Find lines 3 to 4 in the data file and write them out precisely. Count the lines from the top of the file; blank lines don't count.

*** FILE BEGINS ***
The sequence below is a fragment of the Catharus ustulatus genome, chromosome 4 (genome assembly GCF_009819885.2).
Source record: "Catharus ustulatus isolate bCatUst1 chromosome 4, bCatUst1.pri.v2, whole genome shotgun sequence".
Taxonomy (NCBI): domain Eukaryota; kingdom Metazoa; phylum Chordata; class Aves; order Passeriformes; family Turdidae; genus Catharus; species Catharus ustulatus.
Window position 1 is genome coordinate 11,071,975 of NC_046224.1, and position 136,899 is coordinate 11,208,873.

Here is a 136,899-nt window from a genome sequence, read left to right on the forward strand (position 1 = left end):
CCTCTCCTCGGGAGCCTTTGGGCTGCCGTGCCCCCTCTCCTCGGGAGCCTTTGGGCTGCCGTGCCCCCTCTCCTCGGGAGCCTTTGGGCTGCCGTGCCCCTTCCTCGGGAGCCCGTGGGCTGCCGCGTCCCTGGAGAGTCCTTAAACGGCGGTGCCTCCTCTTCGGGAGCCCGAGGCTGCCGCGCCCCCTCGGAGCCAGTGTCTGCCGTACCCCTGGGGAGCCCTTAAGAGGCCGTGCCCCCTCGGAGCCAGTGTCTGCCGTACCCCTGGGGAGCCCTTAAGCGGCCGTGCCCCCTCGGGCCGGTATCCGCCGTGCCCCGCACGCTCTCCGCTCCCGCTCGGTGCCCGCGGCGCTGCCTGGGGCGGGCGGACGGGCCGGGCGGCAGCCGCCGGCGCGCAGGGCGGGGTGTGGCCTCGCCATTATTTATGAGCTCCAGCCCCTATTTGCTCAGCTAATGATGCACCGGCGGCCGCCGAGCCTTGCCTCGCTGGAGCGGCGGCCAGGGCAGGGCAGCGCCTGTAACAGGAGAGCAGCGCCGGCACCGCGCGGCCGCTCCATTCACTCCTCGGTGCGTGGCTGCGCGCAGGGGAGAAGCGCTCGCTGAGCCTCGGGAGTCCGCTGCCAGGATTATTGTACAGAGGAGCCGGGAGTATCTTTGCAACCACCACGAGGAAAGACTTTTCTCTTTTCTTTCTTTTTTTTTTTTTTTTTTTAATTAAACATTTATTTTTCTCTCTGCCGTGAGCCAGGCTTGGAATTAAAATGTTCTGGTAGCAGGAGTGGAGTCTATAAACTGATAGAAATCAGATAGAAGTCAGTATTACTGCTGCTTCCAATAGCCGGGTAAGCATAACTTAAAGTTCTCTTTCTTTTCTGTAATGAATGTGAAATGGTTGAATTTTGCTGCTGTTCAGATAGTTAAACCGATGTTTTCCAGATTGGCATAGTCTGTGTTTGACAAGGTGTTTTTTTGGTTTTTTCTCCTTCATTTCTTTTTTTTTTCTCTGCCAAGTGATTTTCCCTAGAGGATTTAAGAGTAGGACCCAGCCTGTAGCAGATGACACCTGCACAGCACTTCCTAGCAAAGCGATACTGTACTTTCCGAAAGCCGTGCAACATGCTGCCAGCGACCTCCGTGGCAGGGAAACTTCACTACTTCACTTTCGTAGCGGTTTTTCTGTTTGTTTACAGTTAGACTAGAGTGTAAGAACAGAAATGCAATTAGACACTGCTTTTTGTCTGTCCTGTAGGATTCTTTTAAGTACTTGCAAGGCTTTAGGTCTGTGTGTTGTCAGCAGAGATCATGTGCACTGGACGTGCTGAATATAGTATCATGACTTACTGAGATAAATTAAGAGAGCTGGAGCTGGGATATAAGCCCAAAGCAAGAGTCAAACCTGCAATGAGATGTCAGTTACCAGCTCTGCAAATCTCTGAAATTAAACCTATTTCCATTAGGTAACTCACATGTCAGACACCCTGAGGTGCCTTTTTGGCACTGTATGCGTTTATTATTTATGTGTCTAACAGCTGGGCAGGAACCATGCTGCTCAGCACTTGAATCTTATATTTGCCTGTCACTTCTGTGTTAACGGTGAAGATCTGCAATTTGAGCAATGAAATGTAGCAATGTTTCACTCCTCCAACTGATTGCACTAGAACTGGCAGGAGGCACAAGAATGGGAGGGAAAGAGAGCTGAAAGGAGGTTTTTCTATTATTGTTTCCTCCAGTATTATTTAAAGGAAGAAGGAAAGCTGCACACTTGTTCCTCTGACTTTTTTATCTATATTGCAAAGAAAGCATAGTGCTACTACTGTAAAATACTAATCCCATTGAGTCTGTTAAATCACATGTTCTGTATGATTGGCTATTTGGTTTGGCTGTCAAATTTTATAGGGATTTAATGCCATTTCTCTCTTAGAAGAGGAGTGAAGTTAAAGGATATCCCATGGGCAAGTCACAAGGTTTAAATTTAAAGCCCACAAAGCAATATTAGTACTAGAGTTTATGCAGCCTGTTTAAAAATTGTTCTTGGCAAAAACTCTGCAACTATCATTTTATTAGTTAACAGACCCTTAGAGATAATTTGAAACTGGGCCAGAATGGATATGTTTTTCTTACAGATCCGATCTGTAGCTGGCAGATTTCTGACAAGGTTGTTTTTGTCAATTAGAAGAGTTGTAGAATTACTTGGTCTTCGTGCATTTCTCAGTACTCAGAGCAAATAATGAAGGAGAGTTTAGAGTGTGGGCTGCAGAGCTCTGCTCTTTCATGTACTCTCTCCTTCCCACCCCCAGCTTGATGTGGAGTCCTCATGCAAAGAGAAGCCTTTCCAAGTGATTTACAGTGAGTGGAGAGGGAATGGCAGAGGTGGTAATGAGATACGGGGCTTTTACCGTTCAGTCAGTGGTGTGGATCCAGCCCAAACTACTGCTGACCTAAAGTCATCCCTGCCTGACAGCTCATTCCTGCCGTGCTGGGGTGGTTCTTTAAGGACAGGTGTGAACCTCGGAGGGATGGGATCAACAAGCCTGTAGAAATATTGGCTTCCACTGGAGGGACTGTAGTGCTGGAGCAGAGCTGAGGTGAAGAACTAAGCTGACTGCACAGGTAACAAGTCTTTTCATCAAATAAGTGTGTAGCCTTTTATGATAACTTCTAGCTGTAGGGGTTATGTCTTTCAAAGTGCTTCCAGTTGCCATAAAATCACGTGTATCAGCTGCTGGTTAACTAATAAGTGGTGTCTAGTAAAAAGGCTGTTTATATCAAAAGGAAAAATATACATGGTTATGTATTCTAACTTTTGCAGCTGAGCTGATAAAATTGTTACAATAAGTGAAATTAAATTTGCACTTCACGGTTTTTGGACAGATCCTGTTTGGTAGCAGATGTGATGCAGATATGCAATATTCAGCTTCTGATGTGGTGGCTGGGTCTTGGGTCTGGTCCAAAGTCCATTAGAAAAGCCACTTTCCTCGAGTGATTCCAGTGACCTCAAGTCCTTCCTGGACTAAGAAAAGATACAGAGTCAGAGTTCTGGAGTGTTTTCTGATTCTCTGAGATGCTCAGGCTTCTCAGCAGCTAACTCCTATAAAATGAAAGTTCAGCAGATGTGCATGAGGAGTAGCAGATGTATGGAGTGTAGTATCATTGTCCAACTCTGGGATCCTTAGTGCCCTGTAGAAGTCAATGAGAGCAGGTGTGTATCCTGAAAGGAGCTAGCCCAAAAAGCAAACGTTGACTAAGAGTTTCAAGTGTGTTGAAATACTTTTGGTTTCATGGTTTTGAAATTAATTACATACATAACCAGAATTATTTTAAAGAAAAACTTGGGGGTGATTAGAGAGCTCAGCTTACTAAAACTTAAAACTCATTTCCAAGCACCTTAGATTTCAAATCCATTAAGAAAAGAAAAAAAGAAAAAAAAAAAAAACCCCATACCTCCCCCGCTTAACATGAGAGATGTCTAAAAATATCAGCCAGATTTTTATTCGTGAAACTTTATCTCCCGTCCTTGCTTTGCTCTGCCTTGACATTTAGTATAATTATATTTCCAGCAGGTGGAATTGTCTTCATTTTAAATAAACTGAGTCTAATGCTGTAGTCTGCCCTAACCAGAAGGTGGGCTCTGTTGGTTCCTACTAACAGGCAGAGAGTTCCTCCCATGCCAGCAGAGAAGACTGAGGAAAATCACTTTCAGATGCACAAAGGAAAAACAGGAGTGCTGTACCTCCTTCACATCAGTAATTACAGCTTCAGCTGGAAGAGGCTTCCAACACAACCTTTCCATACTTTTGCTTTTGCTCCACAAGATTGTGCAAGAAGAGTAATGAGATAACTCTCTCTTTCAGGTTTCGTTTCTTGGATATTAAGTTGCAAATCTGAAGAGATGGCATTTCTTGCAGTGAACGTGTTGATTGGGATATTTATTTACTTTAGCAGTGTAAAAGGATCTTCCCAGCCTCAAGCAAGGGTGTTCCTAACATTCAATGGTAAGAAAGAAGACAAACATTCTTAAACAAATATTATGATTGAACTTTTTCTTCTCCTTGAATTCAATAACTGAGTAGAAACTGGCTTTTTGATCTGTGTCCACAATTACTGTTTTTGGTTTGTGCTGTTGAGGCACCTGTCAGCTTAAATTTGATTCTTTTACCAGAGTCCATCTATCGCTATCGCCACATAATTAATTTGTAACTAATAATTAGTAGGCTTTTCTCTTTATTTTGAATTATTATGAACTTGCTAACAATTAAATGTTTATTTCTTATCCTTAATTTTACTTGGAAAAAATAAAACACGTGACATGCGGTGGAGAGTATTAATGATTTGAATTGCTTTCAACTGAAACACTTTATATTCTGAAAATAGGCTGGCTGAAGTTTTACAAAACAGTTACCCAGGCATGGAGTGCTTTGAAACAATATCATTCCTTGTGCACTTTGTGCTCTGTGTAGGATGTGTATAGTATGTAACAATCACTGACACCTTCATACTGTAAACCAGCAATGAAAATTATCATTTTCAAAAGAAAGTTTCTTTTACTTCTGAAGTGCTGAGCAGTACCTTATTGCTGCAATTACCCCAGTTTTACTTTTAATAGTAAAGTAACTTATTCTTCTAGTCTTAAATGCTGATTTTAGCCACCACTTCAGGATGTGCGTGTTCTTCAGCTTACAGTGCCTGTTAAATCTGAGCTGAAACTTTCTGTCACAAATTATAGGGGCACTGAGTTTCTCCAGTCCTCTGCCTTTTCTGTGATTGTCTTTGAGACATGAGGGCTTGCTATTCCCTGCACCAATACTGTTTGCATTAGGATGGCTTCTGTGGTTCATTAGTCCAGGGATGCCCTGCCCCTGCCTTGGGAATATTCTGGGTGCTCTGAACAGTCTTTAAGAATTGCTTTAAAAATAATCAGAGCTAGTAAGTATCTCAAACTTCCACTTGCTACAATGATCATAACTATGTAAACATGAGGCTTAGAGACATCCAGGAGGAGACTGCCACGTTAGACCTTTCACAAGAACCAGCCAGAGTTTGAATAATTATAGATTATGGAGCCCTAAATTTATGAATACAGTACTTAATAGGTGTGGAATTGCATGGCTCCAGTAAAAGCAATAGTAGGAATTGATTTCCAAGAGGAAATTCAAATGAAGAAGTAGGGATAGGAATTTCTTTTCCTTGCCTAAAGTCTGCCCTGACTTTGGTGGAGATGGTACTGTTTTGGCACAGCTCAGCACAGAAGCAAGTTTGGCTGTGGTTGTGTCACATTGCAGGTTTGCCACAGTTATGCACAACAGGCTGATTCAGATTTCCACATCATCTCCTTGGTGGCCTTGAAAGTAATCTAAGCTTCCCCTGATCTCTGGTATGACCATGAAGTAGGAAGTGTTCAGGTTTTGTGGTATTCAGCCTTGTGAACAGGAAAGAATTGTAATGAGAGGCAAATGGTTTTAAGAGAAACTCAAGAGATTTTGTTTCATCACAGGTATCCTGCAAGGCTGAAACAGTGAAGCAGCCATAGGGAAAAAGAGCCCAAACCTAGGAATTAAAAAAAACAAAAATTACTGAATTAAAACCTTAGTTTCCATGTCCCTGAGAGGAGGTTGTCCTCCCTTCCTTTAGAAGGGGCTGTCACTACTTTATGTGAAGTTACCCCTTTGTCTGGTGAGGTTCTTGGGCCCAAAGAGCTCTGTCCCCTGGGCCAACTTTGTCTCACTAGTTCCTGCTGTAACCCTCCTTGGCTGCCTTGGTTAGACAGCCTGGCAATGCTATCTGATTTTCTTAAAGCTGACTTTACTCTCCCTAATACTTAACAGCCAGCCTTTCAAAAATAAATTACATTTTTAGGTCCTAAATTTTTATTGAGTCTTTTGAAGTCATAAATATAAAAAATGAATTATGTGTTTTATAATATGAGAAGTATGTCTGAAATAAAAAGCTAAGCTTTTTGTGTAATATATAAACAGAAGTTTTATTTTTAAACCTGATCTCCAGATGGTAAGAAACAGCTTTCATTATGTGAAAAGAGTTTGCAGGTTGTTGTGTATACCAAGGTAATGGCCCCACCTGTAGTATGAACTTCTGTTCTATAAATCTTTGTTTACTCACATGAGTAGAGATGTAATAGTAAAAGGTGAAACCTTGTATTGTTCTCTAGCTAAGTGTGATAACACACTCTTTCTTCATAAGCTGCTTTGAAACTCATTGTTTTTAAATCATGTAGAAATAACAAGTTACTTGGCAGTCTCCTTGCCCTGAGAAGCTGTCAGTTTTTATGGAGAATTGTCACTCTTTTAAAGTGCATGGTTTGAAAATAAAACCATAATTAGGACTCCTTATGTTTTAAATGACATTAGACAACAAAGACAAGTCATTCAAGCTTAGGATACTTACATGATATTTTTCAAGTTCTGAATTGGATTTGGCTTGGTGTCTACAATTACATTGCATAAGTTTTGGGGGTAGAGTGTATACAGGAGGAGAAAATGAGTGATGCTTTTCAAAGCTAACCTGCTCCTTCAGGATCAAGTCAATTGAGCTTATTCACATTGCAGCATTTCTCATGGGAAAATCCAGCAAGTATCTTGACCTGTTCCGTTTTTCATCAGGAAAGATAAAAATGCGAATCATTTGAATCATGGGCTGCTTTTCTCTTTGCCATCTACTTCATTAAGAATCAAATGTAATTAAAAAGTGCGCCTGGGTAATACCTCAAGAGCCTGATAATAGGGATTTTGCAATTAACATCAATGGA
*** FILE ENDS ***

Taxonomy (NCBI): domain Eukaryota; kingdom Metazoa; phylum Chordata; class Aves; order Passeriformes; family Turdidae; genus Catharus; species Catharus ustulatus.
Window position 1 is genome coordinate 11,071,975 of NC_046224.1, and position 136,899 is coordinate 11,208,873.